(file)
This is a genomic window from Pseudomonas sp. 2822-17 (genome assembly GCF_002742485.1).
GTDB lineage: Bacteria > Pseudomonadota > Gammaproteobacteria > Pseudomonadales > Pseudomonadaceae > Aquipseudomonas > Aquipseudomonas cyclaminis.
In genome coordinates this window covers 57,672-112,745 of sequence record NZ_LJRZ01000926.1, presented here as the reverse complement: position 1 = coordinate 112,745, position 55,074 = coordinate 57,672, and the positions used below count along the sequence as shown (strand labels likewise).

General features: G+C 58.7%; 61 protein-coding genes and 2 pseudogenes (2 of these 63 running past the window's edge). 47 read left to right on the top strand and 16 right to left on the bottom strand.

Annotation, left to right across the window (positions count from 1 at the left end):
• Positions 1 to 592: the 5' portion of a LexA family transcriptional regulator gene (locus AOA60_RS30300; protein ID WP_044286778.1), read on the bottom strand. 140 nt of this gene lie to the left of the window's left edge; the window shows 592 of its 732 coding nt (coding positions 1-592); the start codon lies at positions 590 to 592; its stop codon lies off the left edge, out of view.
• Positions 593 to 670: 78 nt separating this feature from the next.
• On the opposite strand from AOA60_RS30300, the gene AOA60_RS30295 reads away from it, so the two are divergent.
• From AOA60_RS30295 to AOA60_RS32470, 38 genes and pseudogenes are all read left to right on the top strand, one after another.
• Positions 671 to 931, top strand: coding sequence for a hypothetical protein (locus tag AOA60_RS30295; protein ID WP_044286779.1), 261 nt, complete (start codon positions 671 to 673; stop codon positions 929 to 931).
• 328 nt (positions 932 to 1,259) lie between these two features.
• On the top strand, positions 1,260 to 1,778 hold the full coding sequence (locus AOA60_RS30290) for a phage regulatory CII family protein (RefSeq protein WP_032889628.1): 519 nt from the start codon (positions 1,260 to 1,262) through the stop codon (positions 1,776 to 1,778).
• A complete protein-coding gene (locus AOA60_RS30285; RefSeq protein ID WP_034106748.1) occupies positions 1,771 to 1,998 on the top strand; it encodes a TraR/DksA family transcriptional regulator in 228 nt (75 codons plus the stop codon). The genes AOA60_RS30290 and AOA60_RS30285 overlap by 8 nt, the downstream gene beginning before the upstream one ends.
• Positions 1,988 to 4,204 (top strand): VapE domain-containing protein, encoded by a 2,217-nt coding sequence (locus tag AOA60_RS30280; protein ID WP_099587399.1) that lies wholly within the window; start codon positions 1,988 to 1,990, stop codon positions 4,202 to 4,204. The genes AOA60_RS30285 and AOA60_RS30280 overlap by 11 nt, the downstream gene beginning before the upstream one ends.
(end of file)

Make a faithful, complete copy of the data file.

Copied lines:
This is a genomic window from Pseudomonas sp. 2822-17 (genome assembly GCF_002742485.1).
GTDB lineage: Bacteria > Pseudomonadota > Gammaproteobacteria > Pseudomonadales > Pseudomonadaceae > Aquipseudomonas > Aquipseudomonas cyclaminis.
In genome coordinates this window covers 57,672-112,745 of sequence record NZ_LJRZ01000926.1, presented here as the reverse complement: position 1 = coordinate 112,745, position 55,074 = coordinate 57,672, and the positions used below count along the sequence as shown (strand labels likewise).

General features: G+C 58.7%; 61 protein-coding genes and 2 pseudogenes (2 of these 63 running past the window's edge). 47 read left to right on the top strand and 16 right to left on the bottom strand.

Annotation, left to right across the window (positions count from 1 at the left end):
• Positions 1 to 592: the 5' portion of a LexA family transcriptional regulator gene (locus AOA60_RS30300; protein ID WP_044286778.1), read on the bottom strand. 140 nt of this gene lie to the left of the window's left edge; the window shows 592 of its 732 coding nt (coding positions 1-592); the start codon lies at positions 590 to 592; its stop codon lies off the left edge, out of view.
• Positions 593 to 670: 78 nt separating this feature from the next.
• On the opposite strand from AOA60_RS30300, the gene AOA60_RS30295 reads away from it, so the two are divergent.
• From AOA60_RS30295 to AOA60_RS32470, 38 genes and pseudogenes are all read left to right on the top strand, one after another.
• Positions 671 to 931, top strand: coding sequence for a hypothetical protein (locus tag AOA60_RS30295; protein ID WP_044286779.1), 261 nt, complete (start codon positions 671 to 673; stop codon positions 929 to 931).
• 328 nt (positions 932 to 1,259) lie between these two features.
• On the top strand, positions 1,260 to 1,778 hold the full coding sequence (locus AOA60_RS30290) for a phage regulatory CII family protein (RefSeq protein WP_032889628.1): 519 nt from the start codon (positions 1,260 to 1,262) through the stop codon (positions 1,776 to 1,778).
• A complete protein-coding gene (locus AOA60_RS30285; RefSeq protein ID WP_034106748.1) occupies positions 1,771 to 1,998 on the top strand; it encodes a TraR/DksA family transcriptional regulator in 228 nt (75 codons plus the stop codon). The genes AOA60_RS30290 and AOA60_RS30285 overlap by 8 nt, the downstream gene beginning before the upstream one ends.
• Positions 1,988 to 4,204 (top strand): VapE domain-containing protein, encoded by a 2,217-nt coding sequence (locus tag AOA60_RS30280; protein ID WP_099587399.1) that lies wholly within the window; start codon positions 1,988 to 1,990, stop codon positions 4,202 to 4,204. The genes AOA60_RS30285 and AOA60_RS30280 overlap by 11 nt, the downstream gene beginning before the upstream one ends.